A huge victory was achieved this week when nearly 200 dogs and 54 cats were rescued from a North Carolina animal testing facility. The lab closed its doors after an undercover investigation revealed apparent abuse of the animals by facility workers. The Animal Welfare Institute (AWI) partnered with the Humane Society of the United States (HSUS) worked quickly to place all the animals in shelters and rescues, with the hope that they will finally find loving homes after their horrible ordeal.
"This event serves as dramatic testament to what can happen when the humane community comes together to oppose cruelty," says AWI President Cathy Liss. "We applaud the dedicated efforts of animal welfare advocates who stepped up to take in these animals, and hope that the exposure of this situation will underscore the need for stricter enforcement to protect animals in research facilities."
People for the Ethical Treatment of Animals (PETA) conducted the initial investigation that exposed the cruelty at Professional Laboratory and Research Services, a rural lab funded by pharmaceutical companies to test insecticides and other chemicals used in companion animal products. For nine months, a PETA investigator worked undercover at the facility, and shot heartbreaking video showing animals screaming in pain during the procedures, as well as employees kicking, throwing and dragging petrified dogs, violently slamming cats into cages and screaming obscenities at the animals for showing fear or noncooperation.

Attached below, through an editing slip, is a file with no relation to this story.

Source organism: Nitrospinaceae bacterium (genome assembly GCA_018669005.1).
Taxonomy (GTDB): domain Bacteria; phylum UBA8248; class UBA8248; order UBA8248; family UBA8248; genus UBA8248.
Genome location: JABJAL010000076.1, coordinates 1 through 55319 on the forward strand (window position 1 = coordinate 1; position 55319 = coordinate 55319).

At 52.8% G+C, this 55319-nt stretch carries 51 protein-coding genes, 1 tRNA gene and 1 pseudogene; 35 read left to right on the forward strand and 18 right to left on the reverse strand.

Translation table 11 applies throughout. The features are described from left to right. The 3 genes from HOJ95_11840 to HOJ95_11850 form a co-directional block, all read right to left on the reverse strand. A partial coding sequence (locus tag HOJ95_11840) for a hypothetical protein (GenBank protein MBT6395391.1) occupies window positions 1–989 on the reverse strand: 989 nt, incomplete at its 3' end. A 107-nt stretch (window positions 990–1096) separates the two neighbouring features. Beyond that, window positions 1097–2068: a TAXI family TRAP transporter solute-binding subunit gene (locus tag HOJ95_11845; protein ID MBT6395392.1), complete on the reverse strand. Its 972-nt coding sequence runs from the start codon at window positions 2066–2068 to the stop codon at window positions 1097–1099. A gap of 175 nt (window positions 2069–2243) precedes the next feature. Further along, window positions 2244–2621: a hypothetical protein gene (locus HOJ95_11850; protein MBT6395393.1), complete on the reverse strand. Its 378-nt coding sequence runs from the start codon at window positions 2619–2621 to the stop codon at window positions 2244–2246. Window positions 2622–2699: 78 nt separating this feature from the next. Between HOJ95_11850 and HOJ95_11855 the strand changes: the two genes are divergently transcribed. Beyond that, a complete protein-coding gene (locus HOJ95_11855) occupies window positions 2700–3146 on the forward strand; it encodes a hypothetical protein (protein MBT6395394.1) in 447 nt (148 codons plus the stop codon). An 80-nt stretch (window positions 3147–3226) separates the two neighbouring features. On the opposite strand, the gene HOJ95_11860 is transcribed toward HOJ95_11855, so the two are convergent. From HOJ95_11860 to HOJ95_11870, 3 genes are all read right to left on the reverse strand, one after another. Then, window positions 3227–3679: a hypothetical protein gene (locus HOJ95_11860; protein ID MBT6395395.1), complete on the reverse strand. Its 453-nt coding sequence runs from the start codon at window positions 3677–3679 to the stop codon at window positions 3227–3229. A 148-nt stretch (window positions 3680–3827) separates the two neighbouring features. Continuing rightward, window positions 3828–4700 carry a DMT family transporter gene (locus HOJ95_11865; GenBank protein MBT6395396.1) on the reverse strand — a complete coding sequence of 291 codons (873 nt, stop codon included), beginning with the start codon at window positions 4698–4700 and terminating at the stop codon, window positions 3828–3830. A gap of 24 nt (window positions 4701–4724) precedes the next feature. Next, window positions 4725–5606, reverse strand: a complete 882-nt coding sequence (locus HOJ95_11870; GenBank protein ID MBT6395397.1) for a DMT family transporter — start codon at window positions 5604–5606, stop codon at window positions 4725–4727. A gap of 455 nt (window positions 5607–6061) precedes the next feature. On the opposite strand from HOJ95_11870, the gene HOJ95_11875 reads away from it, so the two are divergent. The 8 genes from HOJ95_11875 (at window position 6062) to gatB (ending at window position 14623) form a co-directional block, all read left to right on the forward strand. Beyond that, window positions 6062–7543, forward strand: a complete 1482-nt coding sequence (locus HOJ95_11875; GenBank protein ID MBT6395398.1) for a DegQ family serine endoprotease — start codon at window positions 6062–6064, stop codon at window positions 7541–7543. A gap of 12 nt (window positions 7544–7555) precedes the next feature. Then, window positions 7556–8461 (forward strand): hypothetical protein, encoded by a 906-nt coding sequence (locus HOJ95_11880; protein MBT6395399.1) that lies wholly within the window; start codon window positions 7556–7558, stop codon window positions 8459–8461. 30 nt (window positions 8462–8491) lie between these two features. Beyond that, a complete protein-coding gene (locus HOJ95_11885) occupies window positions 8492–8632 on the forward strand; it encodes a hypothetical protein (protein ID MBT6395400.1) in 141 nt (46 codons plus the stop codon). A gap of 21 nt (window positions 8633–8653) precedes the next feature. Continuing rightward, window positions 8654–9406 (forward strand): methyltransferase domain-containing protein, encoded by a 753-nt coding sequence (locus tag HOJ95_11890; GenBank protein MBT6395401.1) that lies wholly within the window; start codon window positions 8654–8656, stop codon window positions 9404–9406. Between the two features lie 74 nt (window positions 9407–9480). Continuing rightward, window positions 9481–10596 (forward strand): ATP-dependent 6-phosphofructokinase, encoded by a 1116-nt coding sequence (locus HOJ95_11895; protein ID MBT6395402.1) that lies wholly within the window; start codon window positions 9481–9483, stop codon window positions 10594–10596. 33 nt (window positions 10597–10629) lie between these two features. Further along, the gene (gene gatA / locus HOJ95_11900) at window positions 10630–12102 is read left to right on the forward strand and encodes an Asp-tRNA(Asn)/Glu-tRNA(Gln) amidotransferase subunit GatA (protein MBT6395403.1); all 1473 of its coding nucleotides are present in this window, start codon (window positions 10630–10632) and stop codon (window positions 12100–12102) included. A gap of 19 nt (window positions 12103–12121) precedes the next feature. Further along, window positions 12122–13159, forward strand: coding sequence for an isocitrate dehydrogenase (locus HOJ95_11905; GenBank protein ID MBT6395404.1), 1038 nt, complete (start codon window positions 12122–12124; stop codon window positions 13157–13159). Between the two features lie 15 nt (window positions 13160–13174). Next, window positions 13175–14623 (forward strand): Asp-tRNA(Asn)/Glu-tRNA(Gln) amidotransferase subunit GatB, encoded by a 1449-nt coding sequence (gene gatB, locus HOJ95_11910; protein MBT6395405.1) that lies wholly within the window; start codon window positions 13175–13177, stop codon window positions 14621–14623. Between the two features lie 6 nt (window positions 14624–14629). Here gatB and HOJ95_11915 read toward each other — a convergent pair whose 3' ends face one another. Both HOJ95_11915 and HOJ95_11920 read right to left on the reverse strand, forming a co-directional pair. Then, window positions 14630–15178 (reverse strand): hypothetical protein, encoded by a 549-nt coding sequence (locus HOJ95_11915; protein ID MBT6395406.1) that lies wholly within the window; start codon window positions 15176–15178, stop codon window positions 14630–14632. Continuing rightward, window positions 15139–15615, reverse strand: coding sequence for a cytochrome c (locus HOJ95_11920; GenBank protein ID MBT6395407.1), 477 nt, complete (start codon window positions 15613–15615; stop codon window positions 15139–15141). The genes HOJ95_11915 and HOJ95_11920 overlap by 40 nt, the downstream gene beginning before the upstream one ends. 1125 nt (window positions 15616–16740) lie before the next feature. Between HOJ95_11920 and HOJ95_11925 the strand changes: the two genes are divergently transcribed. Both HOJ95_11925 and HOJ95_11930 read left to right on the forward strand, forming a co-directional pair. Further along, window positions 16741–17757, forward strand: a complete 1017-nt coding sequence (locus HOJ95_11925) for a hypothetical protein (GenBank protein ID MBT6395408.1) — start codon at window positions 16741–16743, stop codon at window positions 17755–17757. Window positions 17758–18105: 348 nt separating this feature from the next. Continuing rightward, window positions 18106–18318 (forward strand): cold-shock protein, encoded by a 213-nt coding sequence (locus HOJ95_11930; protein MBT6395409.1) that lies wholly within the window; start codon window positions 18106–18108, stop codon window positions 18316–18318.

Following the investigation, PETA filed formal complaints with federal and state agencies (including the U.S. Department of Agriculture), and submitted evidence to the local prosecutor's office. Shortly after, the USDA inspected the facility and began its own investigation. In the meantime the laboratory agreed to surrender all of its dogs and cats and to stop research at the facility.
The deadline for placing the released animals was Friday, September 17th, and AWI was alerted only three days beforehand. Agencies scrambled to place the animals in shelters to avoid the chance of any of them being euthanized, and after several days of AWI workers calling on their vast network of resources, over a dozen shelters and rescue groups from New Jersey to Florida were enlisted to house them.
"AWI is extremely grateful to PETA for its initial investigation, to enforcement personnel at the USDA for taking swift action once the situation was revealed, and to all the animal advocates who worked overtime to get these animals placed in shelters," added Liss. "Through the actions of many, hundreds of animals were rescued and given the chance to receive the care and compassion all animals deserve."
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Photo credit: AWI